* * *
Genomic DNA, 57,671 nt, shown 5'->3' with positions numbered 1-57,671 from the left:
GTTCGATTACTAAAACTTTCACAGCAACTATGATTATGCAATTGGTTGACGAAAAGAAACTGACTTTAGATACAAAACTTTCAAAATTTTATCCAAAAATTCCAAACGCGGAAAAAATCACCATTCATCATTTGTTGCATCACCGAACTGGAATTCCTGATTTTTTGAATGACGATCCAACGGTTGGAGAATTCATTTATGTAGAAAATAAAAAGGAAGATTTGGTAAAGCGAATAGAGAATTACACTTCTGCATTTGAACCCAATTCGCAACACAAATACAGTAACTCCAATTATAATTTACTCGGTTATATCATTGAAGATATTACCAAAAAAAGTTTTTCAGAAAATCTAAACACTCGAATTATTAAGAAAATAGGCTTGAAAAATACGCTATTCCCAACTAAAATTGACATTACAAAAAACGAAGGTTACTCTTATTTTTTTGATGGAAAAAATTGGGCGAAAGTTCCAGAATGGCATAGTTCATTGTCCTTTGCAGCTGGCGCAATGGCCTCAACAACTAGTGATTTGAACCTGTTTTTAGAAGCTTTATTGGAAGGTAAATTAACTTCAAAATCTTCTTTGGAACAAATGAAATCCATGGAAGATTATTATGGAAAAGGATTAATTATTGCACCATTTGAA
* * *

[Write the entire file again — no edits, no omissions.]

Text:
Genomic DNA, 57,671 nt, shown 5'->3' with positions numbered 1-57,671 from the left:
GTTCGATTACTAAAACTTTCACAGCAACTATGATTATGCAATTGGTTGACGAAAAGAAACTGACTTTAGATACAAAACTTTCAAAATTTTATCCAAAAATTCCAAACGCGGAAAAAATCACCATTCATCATTTGTTGCATCACCGAACTGGAATTCCTGATTTTTTGAATGACGATCCAACGGTTGGAGAATTCATTTATGTAGAAAATAAAAAGGAAGATTTGGTAAAGCGAATAGAGAATTACACTTCTGCATTTGAACCCAATTCGCAACACAAATACAGTAACTCCAATTATAATTTACTCGGTTATATCATTGAAGATATTACCAAAAAAAGTTTTTCAGAAAATCTAAACACTCGAATTATTAAGAAAATAGGCTTGAAAAATACGCTATTCCCAACTAAAATTGACATTACAAAAAACGAAGGTTACTCTTATTTTTTTGATGGAAAAAATTGGGCGAAAGTTCCAGAATGGCATAGTTCATTGTCCTTTGCAGCTGGCGCAATGGCCTCAACAACTAGTGATTTGAACCTGTTTTTAGAAGCTTTATTGGAAGGTAAATTAACTTCAAAATCTTCTTTGGAACAAATGAAATCCATGGAAGATTATTATGGAAAAGGATTAATTATTGCACCATTTGAA